His manager is a pony-tailed ball called Fat Rudy. He is a sort of ambassador on behalf of the human race to Planet Bowie. He is also an unsavoury pock-marked pervert, I imagine. Bowie says “Where are my seeds, Fat Rudy?”. Fat Rudy replies “In sub-zero storage m’lord”. “Why do people cry, Fat Rudy?” “Because we do not have your strength and your opal-esque eyes, m’lord”. “Very good Fat Rudy. Now bring me a bowl of rice pudding sprinkled with cocaine”.

Bowie is choosing his costume for the concert that is to take place that evening. He has narrowed it down to a formica kimono and clown-shoes or an 8-year-old’s pyjama bottoms and cardboard-box-based sports jerkin. He opts for the former. Atop his celestial forehead he wears a ginger tempest, upon which tiny sentient beings in miniature galleons are thrown about ferociously.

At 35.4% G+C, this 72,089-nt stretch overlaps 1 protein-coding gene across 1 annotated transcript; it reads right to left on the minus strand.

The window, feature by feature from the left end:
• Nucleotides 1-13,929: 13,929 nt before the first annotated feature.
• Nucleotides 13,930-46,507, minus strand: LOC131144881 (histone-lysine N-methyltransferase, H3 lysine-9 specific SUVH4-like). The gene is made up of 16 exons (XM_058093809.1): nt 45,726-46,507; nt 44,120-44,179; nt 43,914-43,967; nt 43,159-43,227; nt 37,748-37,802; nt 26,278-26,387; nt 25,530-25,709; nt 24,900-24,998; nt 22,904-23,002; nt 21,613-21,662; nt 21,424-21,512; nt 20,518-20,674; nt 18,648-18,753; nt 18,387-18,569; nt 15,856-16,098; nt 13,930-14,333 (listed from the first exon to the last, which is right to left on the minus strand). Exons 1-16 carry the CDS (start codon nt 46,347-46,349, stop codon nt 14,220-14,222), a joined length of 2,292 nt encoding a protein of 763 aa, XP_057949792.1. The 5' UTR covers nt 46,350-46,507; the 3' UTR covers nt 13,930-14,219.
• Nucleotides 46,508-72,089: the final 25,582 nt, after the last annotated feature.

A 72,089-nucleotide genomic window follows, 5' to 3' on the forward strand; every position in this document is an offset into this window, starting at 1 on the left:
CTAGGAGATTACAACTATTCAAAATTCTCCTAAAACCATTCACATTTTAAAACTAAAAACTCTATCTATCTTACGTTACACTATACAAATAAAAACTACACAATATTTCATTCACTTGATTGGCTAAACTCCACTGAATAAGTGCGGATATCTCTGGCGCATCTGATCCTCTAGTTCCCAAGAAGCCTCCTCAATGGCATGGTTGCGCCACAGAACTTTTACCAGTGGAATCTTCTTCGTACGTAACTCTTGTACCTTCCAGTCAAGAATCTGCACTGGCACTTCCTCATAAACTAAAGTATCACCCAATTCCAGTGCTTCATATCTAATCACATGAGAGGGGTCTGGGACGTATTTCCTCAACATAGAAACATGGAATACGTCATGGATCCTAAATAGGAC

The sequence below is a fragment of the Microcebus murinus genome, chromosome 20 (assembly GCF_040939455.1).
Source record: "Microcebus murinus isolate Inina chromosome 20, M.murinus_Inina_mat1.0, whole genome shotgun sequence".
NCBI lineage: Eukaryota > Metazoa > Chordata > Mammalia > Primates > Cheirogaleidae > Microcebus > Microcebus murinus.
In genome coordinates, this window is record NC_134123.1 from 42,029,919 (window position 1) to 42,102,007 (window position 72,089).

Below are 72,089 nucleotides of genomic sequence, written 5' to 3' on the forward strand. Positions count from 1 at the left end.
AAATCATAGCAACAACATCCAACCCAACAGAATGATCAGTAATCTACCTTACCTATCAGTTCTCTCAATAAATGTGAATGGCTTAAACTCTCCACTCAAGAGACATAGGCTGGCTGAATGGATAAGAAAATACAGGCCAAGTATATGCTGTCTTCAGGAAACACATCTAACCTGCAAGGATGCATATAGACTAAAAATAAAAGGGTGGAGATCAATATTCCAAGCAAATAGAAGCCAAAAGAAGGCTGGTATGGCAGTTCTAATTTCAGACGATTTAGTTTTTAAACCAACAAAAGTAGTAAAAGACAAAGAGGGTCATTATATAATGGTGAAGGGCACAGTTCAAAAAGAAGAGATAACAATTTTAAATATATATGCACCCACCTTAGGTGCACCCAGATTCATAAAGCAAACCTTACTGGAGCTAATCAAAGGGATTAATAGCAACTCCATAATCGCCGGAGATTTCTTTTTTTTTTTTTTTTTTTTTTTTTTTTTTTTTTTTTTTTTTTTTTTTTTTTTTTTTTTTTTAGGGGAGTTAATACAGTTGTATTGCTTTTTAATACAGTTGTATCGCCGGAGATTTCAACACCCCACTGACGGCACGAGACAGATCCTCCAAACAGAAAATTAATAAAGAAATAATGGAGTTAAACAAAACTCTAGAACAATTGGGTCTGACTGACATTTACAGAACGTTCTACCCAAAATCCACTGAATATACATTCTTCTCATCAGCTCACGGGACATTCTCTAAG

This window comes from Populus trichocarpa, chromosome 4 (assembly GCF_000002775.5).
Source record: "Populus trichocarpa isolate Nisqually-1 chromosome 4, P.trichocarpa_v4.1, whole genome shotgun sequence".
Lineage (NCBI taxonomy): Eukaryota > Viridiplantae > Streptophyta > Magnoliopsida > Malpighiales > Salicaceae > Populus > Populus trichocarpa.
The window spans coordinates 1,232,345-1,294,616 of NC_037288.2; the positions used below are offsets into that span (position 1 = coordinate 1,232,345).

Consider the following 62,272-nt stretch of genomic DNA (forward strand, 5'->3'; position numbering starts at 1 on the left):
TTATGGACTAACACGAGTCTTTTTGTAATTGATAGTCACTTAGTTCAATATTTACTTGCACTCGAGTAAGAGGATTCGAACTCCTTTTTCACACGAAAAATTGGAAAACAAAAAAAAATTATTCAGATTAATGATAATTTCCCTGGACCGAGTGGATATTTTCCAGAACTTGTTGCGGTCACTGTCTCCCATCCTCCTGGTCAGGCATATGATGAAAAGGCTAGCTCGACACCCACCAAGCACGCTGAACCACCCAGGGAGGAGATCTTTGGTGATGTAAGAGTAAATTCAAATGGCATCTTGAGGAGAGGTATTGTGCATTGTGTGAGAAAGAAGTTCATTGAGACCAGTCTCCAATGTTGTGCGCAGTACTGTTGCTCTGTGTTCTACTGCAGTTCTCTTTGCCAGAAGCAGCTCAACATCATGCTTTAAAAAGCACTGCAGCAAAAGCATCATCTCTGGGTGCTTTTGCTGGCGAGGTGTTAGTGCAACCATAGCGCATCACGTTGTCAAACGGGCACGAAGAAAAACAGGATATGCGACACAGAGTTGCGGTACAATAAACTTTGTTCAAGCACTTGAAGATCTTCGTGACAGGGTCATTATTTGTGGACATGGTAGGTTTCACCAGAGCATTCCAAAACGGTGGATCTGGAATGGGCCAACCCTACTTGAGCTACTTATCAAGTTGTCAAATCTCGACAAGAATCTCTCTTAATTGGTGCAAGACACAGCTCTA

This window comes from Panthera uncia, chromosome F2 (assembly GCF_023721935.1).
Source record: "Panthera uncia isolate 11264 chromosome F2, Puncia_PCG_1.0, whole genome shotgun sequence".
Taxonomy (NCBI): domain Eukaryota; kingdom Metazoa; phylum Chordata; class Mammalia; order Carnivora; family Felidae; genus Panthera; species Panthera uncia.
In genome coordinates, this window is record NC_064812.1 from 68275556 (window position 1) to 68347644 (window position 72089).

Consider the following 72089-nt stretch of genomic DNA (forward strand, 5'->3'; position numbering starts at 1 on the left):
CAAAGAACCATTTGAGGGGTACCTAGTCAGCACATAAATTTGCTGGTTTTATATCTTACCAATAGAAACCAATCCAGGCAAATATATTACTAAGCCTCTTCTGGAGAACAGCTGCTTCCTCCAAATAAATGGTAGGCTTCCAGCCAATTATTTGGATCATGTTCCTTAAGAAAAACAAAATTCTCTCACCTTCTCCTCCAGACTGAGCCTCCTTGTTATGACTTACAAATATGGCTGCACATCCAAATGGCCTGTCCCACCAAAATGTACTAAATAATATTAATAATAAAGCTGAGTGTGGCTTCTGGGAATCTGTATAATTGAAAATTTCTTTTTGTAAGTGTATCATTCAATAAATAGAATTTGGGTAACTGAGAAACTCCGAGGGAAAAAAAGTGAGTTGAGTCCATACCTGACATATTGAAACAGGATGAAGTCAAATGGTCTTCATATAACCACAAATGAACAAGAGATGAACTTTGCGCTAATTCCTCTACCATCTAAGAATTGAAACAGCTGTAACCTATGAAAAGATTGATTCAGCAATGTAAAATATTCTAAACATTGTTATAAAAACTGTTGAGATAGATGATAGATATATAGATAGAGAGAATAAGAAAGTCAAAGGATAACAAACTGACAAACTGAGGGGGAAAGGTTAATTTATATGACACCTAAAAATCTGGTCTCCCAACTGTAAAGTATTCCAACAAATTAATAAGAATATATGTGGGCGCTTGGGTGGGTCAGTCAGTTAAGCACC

It is now the concert, and the Thin White Duke is hurtling through his set. ‘Diamond Dogs’: ‘…with your ten-inch stump and your silicone hump’. Ooooo! Then ‘The Bewlay Brothers’: ‘…I’m starvin’ for me grayyy-veee’. Music! If the muse whispers to cockney cyborgs and bashful vampires then this is what she says. The audience haemorrhage and flop all over the barriers and the floor. They are in the grip of a powerful space-disease that plunged into the earth within a hypodermic comet, and the symptoms are monstrous to behold. But they get their money’s worth.